ArtsAutosBooksBusinessEducationEntertainmentFamilyFashionFoodGamesGenderHealthHolidaysHomeHubPagesPersonal FinancePetsPoliticsReligionSportsTechnologyTravel

Internet Infidelity: Married Christians and Cyber Affairs

Updated on October 10, 2013

Cyber affairs can devastate a marriage, and Christian couples are not immune. What is Internet infidelity, and how can married couples prevent it?

A cyber affair can devastate a marriage.
A cyber affair can devastate a marriage. | Source

Christians and the Internet

The Internet is an amazing tool. It throws the doors wide open to opportunities that were once only imagined. With nearly unlimited access to information, anyone can become an expert on just about anything.

Despite the negative attention it receives in some Christian circles, the Internet is a useful tool for believers. Online Bible resources and vast social networks encourage spiritual growth and help Christians put God's Word into action.

There is a downside, however. Christians can travel a number of dark avenues on the Internet: pornography, gambling, gossip media, and more. If they are not careful, they can destroy their marriages with a cyber affair.

Christians and Cyber Affairs

Cyber affairs are online relationships that involve intimate or sexually explicit communication between a married person and someone other than their spouse.

Married people may justify their online relationships because they view them as virtual connections rather than adulterous relationships. This is particularly true of emotional relationships that are not yet sexual.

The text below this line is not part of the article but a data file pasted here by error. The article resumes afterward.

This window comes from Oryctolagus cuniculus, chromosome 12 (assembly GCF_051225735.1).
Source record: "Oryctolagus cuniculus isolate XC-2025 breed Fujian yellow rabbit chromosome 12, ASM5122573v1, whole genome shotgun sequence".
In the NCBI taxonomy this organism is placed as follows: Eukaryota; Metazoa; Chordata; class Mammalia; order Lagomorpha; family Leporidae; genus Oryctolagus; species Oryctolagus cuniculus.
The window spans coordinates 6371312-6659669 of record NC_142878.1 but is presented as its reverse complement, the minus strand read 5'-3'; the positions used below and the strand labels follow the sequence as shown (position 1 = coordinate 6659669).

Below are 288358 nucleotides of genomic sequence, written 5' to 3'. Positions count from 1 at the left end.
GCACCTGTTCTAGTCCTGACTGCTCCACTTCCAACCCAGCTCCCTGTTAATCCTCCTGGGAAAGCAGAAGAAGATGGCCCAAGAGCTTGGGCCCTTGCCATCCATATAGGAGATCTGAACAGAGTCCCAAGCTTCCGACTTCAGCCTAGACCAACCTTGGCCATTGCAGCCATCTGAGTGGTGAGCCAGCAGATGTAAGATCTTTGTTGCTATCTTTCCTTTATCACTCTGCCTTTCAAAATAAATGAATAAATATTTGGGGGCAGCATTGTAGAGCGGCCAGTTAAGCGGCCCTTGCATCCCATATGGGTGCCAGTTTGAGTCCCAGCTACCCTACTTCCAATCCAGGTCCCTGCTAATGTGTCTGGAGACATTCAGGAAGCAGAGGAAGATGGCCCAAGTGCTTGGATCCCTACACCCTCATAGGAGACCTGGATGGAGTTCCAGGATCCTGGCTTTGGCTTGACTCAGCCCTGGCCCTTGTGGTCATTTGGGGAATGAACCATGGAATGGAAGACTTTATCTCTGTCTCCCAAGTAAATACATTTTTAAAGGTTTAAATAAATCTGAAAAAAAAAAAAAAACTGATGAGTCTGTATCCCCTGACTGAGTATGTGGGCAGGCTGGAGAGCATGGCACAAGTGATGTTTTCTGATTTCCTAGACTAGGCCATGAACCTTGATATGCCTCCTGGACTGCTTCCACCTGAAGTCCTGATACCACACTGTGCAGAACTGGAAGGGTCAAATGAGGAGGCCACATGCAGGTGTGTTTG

Christians rarely expect their online conversations to develop into affairs.
Christians rarely expect their online conversations to develop into affairs. | Source

Married people cross a line when they share intimate thoughts and feelings with someone other than their spouse. Thinking they have found their "soul mate," they may share personal things that they keep from their partners. Seemingly innocent conversations can quickly escalate into extramarital affairs.

Cyber affairs can threaten a marriage even if it does not involve sexual activity. According to the Not "Just Friends" author, Shirley Glass, online liaisons involve three elements of emotional affairs: secrecy, intimacy, and sexual chemistry. While they may seem like harmless, "safe" alternatives to cheating on a spouse, they can devastate marriages.

Cyber affairs let people create a new persona.
Cyber affairs let people create a new persona. | Source